"I wouldn't be in favour of that. The panel members are unpaid, giving up their free time, and we saw following the Rangers case where panel members were named in the press, that there were repercussions from that and police were camped outside those individuals' doors for a number of days.
"In another case a panel member's car was vandalised after his name became known, and following that I'd be in favour of matters proceeding as they are. If the public were granted access I think it would turn into a circus."
Should the public be given an abridged version of the judgement and the findings?
"It's a possibility and it's something we looked at over the three years. Again the difficulty was we're dealing with volunteers as oppose to the FA, for example, where in Wembley the panel members are paid and there's an expectation they will produce written reasons for every case. It was something that was discussed and might be seen more frequently going forward if the case is serious enough or complicated enough."
How did you react to criticism from a manager in public?
"The first manager who had a pop at me was Terry Butcher. He came out of a hearing, 'kangaroo court' was mentioned and Terry wasn't happy. Our head of communications set up a meeting with Terry for him and me to sit down. For me, I was a bit star-struck, it was me and Terry Butcher having a coffee at Hampden so it was quite an experience. I sat with him and explained how the system worked and Terry came away with a changed view of the system.
"Terry was thereafter very positive, he would come down to all his red card appeals and latterly with a few of his cases, he would come in for his red card appeal with a ball under his arm, and re-enact the challenge in front of the panel on the carpet. I remember one where his player had been sent off for denying an obvious goalscoring opportunity and Terry was rolling the ball along the carpet, he had one of the panel members, who was about 70, up pretending he was the defender and Terry was trying to show the tackle. The rest of us were thinking 'he's going to kill him,' this guy's about 70 and Terry Butcher's going in to tackle him on a carpet, it's not going to end well. Having gone from being very critical of the system, Terry bought into it and used it to his advantage, as he should have done, where his players were wrongly sent off."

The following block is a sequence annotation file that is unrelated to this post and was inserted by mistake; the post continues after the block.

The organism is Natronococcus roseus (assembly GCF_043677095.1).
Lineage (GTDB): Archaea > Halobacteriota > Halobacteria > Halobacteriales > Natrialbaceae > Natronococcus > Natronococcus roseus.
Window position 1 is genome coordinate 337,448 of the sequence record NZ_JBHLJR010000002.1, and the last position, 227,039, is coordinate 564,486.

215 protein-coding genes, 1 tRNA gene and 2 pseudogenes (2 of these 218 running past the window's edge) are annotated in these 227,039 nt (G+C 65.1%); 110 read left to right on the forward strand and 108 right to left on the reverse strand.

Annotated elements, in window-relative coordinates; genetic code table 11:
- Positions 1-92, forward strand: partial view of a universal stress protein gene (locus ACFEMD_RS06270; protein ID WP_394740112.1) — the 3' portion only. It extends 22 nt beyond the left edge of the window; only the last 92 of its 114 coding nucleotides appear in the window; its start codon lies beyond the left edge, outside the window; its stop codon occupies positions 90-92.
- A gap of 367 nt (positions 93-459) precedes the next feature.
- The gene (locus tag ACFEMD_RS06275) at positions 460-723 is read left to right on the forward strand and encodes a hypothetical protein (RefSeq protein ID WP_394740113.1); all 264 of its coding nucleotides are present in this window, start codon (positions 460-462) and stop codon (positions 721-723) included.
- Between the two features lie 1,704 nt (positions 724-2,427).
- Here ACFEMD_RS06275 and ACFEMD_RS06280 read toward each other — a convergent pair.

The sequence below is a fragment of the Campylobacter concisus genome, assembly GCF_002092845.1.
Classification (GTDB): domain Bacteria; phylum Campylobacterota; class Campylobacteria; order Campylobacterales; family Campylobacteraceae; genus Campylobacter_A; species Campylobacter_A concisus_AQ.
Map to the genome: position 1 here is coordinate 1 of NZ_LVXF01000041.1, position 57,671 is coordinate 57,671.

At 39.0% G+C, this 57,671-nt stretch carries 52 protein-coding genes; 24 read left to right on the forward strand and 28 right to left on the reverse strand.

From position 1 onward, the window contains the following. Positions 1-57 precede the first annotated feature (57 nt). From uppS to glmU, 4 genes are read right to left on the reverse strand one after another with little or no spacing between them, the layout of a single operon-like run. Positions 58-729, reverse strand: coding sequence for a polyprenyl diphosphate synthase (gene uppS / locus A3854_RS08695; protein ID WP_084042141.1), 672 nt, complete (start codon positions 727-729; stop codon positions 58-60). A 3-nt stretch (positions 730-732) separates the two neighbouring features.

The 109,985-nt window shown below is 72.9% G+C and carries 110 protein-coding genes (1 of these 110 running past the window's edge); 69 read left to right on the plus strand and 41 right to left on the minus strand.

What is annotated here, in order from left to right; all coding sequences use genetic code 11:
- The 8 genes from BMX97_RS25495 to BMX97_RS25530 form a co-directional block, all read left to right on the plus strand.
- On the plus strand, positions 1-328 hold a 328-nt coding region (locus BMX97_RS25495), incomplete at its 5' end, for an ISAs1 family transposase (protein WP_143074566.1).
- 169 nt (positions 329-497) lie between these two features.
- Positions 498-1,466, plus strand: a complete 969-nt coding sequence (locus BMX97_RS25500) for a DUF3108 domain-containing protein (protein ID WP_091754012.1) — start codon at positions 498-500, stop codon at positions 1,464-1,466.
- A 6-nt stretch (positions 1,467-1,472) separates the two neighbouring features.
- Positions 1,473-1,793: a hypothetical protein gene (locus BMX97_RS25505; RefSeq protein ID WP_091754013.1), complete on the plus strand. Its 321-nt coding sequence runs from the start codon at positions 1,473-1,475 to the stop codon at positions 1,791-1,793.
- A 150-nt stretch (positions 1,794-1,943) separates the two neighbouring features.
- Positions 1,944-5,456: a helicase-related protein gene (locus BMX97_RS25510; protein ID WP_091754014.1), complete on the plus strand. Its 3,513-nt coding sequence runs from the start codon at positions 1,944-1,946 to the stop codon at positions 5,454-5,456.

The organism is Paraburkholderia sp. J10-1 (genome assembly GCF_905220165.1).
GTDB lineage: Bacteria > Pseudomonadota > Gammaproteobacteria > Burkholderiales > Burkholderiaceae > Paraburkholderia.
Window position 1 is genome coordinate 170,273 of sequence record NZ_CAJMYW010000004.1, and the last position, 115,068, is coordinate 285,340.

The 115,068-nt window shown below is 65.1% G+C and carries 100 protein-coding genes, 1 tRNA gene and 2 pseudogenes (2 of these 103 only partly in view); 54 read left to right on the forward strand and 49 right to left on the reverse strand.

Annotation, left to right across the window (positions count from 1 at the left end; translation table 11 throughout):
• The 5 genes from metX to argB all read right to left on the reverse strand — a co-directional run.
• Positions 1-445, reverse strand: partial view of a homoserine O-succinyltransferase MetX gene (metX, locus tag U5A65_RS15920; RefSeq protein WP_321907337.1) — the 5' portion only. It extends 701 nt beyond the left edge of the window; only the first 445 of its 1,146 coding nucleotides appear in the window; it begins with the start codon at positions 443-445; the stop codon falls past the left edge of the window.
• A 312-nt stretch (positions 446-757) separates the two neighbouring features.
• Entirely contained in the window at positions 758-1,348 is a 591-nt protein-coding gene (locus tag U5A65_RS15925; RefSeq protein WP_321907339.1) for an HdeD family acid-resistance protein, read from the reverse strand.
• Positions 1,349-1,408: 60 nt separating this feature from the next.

Was there more pressure with high-profile cases?
"It wasn't something I was used to with regard to the public pressure. Where that manifested the most was any time I was sending out a complaint, where it was a Neil Lennon or Ally McCoist case, in fact anyone in the Premiership, I was always extra careful over my spelling and grammar. The last thing I wanted was that in the public domain and not being able to write properly."
Do you think the average fan has a real understanding of the difficulty you faced?
"It's hard to answer that. My experiences were quite surprising to be honest, I got a lot of letters and emails over the three years and it always surprised me how polite most of them were, despite what you think about abuse, and there were things written on fan forums that were abusive and unpleasant and I tended to ignore them.
"They key things for fans to appreciate is that the SFA is simply, through the compliance officer, presenting a case. The Scottish FA doesn't decide the case one way or another, that's for the panel to do, who are as we said at arm's length from the SFA. If the fans understand that core element then they're a good way to appreciating what the job entails and how difficult it can be."
What advice would you give to your successor?
"Don't read the fan websites. Sit down in your office with the door closed, read the reports and make your decision based on your gut reaction as to whether there's been a rule breached or not, and process the evidence on that basis and take it forward."
How would you sum up your time in the job?
"A great experience, there aren't many jobs or opportunities you get that really change your career or your life and working with the Scottish FA as compliance officer was certainly one of them. In particular it was the only opportunity I was ever going to get of playing at Hampden, and for me that was the highlight of the three years."